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I have seen that in "soccer", the 'c' is pronounced as 'k', though it is followed by 'e'. The word "soccer" comes from "(As)soc(iation football) + -er". But even in "Association", the 'c' is followed by 'i' and is pronounced as 's'. Then what is the reason for the 'k' pronunciation in "soccer"?

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  • There are two Cs in soccer, which, in any case, originated as a slang or casual usage. Apr 16, 2021 at 16:40
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    Two Cs before an E is most often pronounced /ks/ in English: succeed, accept, access, eccentric. Though this being English, there are tons of exceptions, including words other than soccer where it is pronounced /k/: sicced, specced, Apr 16, 2021 at 17:17
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    Also, bocce is pronounced a third way. Why not say "Sotcher?" Apr 16, 2021 at 17:25
  • @TaliesinMerlin Because it is definitely not Italian! Apr 16, 2021 at 19:04

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The term soccer appears to derive from Assoc, short for Association, originally “scocca”, with a hard c:

1889, socca, later socker (1891), soccer (1895), originally university slang (with jocular formation -er (3)), from a shortened form of Assoc., abbreviation of association in Football Association (as opposed to Rugby football); compare rugger.

An unusual method of formation, but those who did it perhaps shied away from making a name out of the first three letters of Assoc.

- er :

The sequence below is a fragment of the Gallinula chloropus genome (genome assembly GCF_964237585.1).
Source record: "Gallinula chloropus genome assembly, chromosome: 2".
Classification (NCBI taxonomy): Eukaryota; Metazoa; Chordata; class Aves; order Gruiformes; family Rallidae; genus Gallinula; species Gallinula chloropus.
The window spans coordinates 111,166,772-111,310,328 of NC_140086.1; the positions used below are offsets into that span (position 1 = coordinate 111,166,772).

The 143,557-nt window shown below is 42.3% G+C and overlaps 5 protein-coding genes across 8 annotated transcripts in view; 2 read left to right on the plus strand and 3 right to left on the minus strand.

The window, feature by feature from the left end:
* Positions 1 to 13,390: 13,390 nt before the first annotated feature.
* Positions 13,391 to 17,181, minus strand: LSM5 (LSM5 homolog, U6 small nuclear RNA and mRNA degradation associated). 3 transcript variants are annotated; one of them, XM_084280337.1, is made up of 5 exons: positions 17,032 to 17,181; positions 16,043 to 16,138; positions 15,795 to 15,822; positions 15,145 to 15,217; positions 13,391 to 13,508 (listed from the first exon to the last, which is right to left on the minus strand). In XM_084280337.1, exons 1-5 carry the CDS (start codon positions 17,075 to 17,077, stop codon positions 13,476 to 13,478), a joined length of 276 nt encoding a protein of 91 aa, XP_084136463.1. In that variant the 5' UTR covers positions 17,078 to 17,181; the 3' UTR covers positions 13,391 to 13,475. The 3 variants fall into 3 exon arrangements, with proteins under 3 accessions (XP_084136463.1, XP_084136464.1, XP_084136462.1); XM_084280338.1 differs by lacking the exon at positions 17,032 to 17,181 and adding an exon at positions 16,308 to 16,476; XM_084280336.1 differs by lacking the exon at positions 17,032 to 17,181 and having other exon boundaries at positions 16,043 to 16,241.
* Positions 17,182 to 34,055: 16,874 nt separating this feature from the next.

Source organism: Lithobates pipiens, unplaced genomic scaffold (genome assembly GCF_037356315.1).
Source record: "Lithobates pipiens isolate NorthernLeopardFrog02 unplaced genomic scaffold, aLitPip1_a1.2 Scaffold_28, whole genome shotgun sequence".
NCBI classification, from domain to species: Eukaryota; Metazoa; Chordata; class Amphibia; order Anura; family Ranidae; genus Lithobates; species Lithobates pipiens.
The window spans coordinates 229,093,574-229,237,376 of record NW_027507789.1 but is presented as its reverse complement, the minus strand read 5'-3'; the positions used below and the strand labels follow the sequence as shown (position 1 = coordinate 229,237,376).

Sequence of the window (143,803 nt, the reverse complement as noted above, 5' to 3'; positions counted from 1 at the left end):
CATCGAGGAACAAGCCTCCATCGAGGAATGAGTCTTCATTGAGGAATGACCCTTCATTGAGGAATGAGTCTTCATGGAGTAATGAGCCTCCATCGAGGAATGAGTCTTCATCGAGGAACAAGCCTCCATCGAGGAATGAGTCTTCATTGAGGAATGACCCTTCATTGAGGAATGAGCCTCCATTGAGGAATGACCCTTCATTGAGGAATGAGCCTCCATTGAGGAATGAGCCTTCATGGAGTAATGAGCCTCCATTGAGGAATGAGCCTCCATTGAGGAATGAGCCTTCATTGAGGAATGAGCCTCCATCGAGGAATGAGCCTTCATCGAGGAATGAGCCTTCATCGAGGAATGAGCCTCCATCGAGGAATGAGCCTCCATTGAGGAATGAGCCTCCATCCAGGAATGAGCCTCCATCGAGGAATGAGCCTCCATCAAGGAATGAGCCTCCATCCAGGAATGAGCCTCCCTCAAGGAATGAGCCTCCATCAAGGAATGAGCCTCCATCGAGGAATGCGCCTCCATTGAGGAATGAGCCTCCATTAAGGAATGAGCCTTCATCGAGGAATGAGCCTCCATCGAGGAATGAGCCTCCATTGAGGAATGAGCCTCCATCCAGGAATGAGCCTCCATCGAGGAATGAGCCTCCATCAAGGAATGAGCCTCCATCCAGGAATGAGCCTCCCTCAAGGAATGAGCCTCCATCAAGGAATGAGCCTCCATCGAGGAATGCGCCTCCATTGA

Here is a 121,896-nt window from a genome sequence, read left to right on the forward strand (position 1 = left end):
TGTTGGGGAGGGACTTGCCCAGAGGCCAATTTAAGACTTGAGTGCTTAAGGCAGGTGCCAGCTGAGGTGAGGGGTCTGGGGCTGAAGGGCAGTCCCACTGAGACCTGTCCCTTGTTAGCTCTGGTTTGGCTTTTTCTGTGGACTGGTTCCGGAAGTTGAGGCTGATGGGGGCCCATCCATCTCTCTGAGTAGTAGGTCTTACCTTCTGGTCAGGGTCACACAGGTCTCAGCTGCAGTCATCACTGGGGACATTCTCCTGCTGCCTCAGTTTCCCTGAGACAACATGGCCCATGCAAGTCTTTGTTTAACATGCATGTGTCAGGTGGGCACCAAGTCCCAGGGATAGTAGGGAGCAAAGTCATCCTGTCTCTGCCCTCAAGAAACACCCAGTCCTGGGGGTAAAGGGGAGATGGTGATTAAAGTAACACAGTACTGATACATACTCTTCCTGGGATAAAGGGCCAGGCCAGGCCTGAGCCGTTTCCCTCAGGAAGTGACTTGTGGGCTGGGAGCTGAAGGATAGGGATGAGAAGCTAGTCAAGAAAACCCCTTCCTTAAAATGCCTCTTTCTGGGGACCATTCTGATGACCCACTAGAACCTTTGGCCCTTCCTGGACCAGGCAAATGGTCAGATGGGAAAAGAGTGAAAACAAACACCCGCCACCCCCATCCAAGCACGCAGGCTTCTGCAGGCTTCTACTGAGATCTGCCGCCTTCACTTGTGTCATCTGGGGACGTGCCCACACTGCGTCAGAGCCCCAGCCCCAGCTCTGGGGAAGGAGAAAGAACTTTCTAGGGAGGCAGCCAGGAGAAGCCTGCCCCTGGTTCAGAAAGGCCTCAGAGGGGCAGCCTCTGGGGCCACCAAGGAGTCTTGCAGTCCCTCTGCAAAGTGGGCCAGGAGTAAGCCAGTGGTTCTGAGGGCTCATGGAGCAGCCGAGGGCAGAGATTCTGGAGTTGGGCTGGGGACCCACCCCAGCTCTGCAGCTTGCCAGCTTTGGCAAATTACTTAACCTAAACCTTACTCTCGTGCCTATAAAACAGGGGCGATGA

suffix used to make jocular or familiar formations from common or proper names (soccer being one), first attested 1860s, English schoolboy slang, "Introduced from Rugby School into Oxford University slang, orig. at University College, in Michaelmas Term, 1875" [OED, with unusual precision].

(Etymonline)

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  • I believe there was a vogue for slang terms ending in -er at one time. en.wikipedia.org/wiki/Oxford_%22-er%22 Apr 16, 2021 at 16:41
  • Interesting that it was socker at one point but then changed to soccer. Any explanation of that?
    – StephenS
    Apr 16, 2021 at 18:09
  • @StephenS - apparently socker was just a spelling variant after the suffix -er was added to socca. grammarphobia.com/blog/2014/06/soccer.html
    – user 66974
    Apr 16, 2021 at 18:25
  • @StephenS Maybe because at the time 'to sock' someone meant to hit them (it still does but is less common than it was). My guess is that, possibly, they didn't want to be thought of as 'brawling roughs'. The other code has always been said to be "a game for thugs played by gentlemen".
    – BoldBen
    Apr 16, 2021 at 20:00

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